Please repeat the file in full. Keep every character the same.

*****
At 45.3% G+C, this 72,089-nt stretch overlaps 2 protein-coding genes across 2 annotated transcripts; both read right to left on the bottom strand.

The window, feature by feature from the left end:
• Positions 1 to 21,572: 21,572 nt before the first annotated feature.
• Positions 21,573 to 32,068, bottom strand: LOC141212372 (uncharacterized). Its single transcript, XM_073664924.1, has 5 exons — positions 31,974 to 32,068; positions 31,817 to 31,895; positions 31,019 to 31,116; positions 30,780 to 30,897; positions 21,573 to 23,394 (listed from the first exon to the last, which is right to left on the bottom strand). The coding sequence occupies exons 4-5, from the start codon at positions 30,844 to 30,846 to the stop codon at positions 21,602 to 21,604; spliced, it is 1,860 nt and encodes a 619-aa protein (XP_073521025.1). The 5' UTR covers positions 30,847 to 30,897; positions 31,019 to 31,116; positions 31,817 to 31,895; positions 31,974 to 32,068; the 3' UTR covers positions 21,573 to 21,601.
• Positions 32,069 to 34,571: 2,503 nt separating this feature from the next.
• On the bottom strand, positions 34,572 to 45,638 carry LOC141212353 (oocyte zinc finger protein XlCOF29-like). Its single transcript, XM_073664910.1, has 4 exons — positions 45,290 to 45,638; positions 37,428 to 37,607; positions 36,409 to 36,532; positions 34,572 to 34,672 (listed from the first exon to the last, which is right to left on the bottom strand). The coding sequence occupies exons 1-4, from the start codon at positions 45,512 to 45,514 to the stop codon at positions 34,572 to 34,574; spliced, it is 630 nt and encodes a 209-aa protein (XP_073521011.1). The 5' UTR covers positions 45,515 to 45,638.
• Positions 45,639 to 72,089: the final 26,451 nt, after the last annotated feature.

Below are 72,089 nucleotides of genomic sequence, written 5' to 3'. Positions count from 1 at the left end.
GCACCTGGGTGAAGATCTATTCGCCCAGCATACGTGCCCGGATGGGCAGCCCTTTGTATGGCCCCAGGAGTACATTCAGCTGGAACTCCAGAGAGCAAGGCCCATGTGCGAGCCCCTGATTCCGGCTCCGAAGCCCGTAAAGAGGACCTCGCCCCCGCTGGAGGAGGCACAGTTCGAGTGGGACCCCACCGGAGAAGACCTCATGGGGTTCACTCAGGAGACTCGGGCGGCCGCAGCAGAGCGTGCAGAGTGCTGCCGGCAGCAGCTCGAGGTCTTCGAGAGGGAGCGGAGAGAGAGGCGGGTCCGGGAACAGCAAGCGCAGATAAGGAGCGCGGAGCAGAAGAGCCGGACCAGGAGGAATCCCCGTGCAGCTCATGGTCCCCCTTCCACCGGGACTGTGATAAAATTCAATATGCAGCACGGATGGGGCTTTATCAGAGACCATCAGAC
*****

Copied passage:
At 45.3% G+C, this 72,089-nt stretch overlaps 2 protein-coding genes across 2 annotated transcripts; both read right to left on the bottom strand.

The window, feature by feature from the left end:
• Positions 1 to 21,572: 21,572 nt before the first annotated feature.
• Positions 21,573 to 32,068, bottom strand: LOC141212372 (uncharacterized). Its single transcript, XM_073664924.1, has 5 exons — positions 31,974 to 32,068; positions 31,817 to 31,895; positions 31,019 to 31,116; positions 30,780 to 30,897; positions 21,573 to 23,394 (listed from the first exon to the last, which is right to left on the bottom strand). The coding sequence occupies exons 4-5, from the start codon at positions 30,844 to 30,846 to the stop codon at positions 21,602 to 21,604; spliced, it is 1,860 nt and encodes a 619-aa protein (XP_073521025.1). The 5' UTR covers positions 30,847 to 30,897; positions 31,019 to 31,116; positions 31,817 to 31,895; positions 31,974 to 32,068; the 3' UTR covers positions 21,573 to 21,601.
• Positions 32,069 to 34,571: 2,503 nt separating this feature from the next.
• On the bottom strand, positions 34,572 to 45,638 carry LOC141212353 (oocyte zinc finger protein XlCOF29-like). Its single transcript, XM_073664910.1, has 4 exons — positions 45,290 to 45,638; positions 37,428 to 37,607; positions 36,409 to 36,532; positions 34,572 to 34,672 (listed from the first exon to the last, which is right to left on the bottom strand). The coding sequence occupies exons 1-4, from the start codon at positions 45,512 to 45,514 to the stop codon at positions 34,572 to 34,574; spliced, it is 630 nt and encodes a 209-aa protein (XP_073521011.1). The 5' UTR covers positions 45,515 to 45,638.
• Positions 45,639 to 72,089: the final 26,451 nt, after the last annotated feature.

Below are 72,089 nucleotides of genomic sequence, written 5' to 3'. Positions count from 1 at the left end.
GCACCTGGGTGAAGATCTATTCGCCCAGCATACGTGCCCGGATGGGCAGCCCTTTGTATGGCCCCAGGAGTACATTCAGCTGGAACTCCAGAGAGCAAGGCCCATGTGCGAGCCCCTGATTCCGGCTCCGAAGCCCGTAAAGAGGACCTCGCCCCCGCTGGAGGAGGCACAGTTCGAGTGGGACCCCACCGGAGAAGACCTCATGGGGTTCACTCAGGAGACTCGGGCGGCCGCAGCAGAGCGTGCAGAGTGCTGCCGGCAGCAGCTCGAGGTCTTCGAGAGGGAGCGGAGAGAGAGGCGGGTCCGGGAACAGCAAGCGCAGATAAGGAGCGCGGAGCAGAAGAGCCGGACCAGGAGGAATCCCCGTGCAGCTCATGGTCCCCCTTCCACCGGGACTGTGATAAAATTCAATATGCAGCACGGATGGGGCTTTATCAGAGACCATCAGAC